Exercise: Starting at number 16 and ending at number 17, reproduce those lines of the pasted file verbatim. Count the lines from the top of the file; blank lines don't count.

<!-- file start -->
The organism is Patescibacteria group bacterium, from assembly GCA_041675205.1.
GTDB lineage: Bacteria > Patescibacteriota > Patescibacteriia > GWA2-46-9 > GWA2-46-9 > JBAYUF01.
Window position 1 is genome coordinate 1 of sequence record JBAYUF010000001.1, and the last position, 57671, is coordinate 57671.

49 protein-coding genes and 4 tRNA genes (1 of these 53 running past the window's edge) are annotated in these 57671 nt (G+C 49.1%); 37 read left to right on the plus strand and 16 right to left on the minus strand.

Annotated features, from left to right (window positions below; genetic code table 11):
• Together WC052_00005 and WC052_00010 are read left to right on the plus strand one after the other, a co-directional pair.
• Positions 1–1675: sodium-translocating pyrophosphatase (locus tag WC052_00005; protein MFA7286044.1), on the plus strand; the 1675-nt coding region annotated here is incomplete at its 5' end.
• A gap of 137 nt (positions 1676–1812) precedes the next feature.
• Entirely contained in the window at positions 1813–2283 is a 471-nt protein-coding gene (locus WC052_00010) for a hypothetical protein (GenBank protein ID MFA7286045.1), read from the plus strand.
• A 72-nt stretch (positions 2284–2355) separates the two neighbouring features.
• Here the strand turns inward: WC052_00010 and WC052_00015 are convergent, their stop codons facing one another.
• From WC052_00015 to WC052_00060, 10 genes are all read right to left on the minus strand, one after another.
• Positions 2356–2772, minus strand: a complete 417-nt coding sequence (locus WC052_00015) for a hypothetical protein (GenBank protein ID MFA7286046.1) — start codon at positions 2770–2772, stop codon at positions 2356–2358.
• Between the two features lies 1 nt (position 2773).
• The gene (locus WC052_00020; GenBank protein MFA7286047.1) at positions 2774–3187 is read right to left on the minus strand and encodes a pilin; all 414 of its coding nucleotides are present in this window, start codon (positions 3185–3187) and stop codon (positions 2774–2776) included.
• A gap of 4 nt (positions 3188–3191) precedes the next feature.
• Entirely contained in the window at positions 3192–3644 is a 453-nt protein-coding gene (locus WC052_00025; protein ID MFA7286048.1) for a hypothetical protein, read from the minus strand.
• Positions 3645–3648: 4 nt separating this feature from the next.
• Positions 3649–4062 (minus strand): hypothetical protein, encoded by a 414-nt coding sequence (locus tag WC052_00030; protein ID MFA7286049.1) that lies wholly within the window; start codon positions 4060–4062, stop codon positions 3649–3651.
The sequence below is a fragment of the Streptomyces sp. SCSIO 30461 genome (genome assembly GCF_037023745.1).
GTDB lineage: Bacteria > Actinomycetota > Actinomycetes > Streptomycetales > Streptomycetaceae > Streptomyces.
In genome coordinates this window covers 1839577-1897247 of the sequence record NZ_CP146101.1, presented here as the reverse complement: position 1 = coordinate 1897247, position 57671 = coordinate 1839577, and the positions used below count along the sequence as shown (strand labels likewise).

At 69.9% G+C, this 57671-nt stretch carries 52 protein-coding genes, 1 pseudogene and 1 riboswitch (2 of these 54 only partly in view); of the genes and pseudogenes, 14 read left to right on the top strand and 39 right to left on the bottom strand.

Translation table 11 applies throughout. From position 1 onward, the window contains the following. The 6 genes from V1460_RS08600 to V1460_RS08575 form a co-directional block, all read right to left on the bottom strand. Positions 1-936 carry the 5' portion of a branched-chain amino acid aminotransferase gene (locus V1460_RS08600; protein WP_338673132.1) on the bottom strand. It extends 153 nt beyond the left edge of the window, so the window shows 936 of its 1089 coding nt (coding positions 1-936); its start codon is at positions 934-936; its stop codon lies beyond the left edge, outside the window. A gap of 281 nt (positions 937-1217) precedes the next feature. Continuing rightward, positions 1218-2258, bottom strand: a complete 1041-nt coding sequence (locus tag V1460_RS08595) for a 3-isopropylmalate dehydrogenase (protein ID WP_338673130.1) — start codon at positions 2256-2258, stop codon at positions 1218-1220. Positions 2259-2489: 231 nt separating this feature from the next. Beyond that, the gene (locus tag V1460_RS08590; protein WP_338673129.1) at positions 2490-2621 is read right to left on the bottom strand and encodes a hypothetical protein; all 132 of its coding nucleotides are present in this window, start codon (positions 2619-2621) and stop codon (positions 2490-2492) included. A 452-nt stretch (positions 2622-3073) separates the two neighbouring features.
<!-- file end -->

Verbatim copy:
• A gap of 4 nt (positions 3188–3191) precedes the next feature.
• Entirely contained in the window at positions 3192–3644 is a 453-nt protein-coding gene (locus WC052_00025; protein ID MFA7286048.1) for a hypothetical protein, read from the minus strand.